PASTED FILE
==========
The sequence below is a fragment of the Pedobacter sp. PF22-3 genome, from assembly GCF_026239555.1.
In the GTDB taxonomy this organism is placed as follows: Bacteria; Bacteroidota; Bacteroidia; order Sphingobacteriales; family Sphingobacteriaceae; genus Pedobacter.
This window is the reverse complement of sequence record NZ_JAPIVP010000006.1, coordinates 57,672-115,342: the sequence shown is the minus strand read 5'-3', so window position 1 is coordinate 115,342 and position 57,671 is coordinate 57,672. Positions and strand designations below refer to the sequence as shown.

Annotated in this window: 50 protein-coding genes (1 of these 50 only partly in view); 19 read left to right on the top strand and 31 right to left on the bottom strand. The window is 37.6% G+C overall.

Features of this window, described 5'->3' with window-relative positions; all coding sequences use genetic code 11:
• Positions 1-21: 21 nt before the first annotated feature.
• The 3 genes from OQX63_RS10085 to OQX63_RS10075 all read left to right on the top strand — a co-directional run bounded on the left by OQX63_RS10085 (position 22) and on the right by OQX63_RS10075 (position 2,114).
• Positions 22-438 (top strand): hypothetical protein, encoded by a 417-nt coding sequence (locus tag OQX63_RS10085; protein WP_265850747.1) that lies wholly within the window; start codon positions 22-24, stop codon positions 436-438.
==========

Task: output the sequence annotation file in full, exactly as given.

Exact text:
The sequence below is a fragment of the Pedobacter sp. PF22-3 genome, from assembly GCF_026239555.1.
In the GTDB taxonomy this organism is placed as follows: Bacteria; Bacteroidota; Bacteroidia; order Sphingobacteriales; family Sphingobacteriaceae; genus Pedobacter.
This window is the reverse complement of sequence record NZ_JAPIVP010000006.1, coordinates 57,672-115,342: the sequence shown is the minus strand read 5'-3', so window position 1 is coordinate 115,342 and position 57,671 is coordinate 57,672. Positions and strand designations below refer to the sequence as shown.

Annotated in this window: 50 protein-coding genes (1 of these 50 only partly in view); 19 read left to right on the top strand and 31 right to left on the bottom strand. The window is 37.6% G+C overall.

Features of this window, described 5'->3' with window-relative positions; all coding sequences use genetic code 11:
• Positions 1-21: 21 nt before the first annotated feature.
• The 3 genes from OQX63_RS10085 to OQX63_RS10075 all read left to right on the top strand — a co-directional run bounded on the left by OQX63_RS10085 (position 22) and on the right by OQX63_RS10075 (position 2,114).
• Positions 22-438 (top strand): hypothetical protein, encoded by a 417-nt coding sequence (locus tag OQX63_RS10085; protein WP_265850747.1) that lies wholly within the window; start codon positions 22-24, stop codon positions 436-438.